I find that I’m the most creative first thing in the morning and in the mid-afternoon, so I’ll use that time to list up my day and see what I need to do.

What habit or behavior that you have pursued for a few years has most improved your life?

Like many people, I suffer pretty badly from anxiety. If I’m not on top of things or feel like I’m not moving forward, I get punched in the face with an overwhelming feeling of claustrophobia. I feel trapped, all of my plans and dreams get blurry and that, unfortunately, leads me to be a dick to people…as some kind of outlet for my frustrations.

My brain never switches off, it’s a blessing and a curse, but I’m constantly learning to use the constant chatter to be more productive. If I have to say one thing that really helps me keep this train on the tracks it’s definitely visualization.

I’ve mentioned it a few times already and there’s a reason for that, it fucking works. It’s my meditation, it’s where I design my life.

Believe me, once you know what you want and you’ve seen it, you will find a way to make it happen.

What are your strategies for being productive and using your time most efficiently?

I’ve been making lists forever. Knocking out this interview was on today’s list actually.

I prioritize tasks according to things that I need other people to do for me, versus things that I do myself. For example, if I need artwork created by the graphic design team, I’ll get the ball rolling on that first thing, so they can be working on that while I’m working on the next step.

I also try and get more efficient at things. The less time something takes, the better off I am. It’s taken a lot of practice, but I can do a shoot and shit out 20 polished eCommerce store images in 90 minutes and get on with my day. I’ve worked with photographers who can take weeks to do the same thing.

What book(s) have influenced your life the most? Why?

One of my favorite things to do is to go into book stores and libraries and flick through some pages of the books with the coolest covers or best names. The smell, the vibes, it’s so relaxing and it’s almost like I get slapped in the face by some kind of creative meditation and I always leave motivated.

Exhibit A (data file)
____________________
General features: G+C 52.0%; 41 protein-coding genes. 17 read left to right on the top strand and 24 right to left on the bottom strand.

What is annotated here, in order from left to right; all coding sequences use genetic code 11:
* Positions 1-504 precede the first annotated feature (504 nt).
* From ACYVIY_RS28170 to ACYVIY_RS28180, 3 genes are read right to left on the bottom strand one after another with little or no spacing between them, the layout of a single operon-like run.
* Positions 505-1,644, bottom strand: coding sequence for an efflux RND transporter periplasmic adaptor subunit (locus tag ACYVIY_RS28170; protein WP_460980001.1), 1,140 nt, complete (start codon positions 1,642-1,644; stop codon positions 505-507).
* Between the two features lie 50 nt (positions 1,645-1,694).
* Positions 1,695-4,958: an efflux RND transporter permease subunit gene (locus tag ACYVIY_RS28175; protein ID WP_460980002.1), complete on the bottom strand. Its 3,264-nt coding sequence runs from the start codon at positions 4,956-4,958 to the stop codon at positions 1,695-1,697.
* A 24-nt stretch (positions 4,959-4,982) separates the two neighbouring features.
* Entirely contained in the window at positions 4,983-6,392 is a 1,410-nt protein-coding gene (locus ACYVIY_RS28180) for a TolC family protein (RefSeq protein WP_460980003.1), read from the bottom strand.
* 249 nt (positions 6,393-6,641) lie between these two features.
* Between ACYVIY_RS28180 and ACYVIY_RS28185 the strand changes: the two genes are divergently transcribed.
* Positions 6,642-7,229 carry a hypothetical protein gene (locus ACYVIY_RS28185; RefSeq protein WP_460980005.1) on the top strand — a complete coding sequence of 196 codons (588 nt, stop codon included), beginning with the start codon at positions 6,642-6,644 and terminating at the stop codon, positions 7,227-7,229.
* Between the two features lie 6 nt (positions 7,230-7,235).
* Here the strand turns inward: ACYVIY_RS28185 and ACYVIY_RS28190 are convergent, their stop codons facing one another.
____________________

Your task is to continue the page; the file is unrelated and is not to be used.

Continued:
Consequently, I’ll spend so much time in somebody’s bookstore, I end up feeling guilty and buy a book that I didn’t really want on my way out and probably never read the thing.

In saying that though, there are two books that really did change my life or my mindset at least, but not in the way that they were originally intended.

How To Win Friends & Influence People by Dale Carnegie and The Four Hour Work Week by Timothy Ferriss really spoke to me, in particular, the relatable, informal way the authors have put them together.

They were both fun to read and while I did get some fantastic ideas from each of them, more importantly, they showed me that a non-fiction book doesn’t have to be a somniferous experience and an author can write in their own voice. Once that occurred to me, those books indirectly gave me the confidence to start writing my own book.

Do you have any quotes you live by or think of often?

Thanks to social media and the ever-diminishing amount of time that our content has to attract a reader, my entire branding and marketing existence now seem to revolve around turning ten-word statements into four or five-worded gold nuggets, so to answer your question; I have many.

Some of my favorites in no particular order:

  • Stop fucking around (my personal mantra)
  • Stand out or disappear
  • Give people what they want, but not what they’re expecting.